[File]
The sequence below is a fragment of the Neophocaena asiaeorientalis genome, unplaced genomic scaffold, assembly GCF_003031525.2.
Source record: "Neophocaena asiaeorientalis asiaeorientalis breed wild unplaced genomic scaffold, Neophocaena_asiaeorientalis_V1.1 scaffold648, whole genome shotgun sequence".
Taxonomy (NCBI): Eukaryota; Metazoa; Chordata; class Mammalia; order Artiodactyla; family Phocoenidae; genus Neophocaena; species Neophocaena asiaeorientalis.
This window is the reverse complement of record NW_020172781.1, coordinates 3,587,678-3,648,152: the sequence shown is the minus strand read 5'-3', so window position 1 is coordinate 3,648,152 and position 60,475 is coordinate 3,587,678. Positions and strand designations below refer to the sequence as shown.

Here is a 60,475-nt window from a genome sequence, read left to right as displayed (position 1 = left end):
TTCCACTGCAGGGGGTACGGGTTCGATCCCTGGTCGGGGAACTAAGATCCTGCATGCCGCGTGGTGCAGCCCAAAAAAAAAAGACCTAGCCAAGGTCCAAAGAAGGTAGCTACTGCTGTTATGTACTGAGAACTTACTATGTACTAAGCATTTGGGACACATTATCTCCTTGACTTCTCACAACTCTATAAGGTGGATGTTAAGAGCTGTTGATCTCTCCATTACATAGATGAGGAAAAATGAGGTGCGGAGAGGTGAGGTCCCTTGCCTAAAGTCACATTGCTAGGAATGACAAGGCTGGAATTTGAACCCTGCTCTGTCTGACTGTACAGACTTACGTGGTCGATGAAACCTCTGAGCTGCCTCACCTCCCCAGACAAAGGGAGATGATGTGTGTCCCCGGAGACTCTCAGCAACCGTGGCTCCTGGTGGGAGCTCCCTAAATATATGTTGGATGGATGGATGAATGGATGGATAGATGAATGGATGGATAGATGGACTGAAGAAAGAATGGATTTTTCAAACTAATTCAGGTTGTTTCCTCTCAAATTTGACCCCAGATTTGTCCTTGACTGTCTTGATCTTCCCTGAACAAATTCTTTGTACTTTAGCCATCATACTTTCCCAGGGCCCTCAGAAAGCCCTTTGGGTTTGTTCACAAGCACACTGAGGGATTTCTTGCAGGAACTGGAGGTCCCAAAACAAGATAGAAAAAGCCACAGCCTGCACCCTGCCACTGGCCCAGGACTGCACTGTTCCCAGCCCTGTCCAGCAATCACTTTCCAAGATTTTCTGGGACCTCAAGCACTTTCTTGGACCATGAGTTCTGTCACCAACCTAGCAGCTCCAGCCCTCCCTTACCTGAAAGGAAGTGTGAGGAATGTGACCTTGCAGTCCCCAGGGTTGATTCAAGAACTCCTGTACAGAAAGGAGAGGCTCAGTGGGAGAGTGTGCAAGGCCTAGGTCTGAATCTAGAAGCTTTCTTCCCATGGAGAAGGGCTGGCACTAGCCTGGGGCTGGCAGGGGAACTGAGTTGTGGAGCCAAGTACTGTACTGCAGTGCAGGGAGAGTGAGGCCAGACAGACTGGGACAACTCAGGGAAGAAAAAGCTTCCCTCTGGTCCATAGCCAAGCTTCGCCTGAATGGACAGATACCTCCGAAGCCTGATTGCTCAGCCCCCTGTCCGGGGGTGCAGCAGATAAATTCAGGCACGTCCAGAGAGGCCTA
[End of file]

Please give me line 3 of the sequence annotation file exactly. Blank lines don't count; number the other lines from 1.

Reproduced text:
Taxonomy (NCBI): Eukaryota; Metazoa; Chordata; class Mammalia; order Artiodactyla; family Phocoenidae; genus Neophocaena; species Neophocaena asiaeorientalis.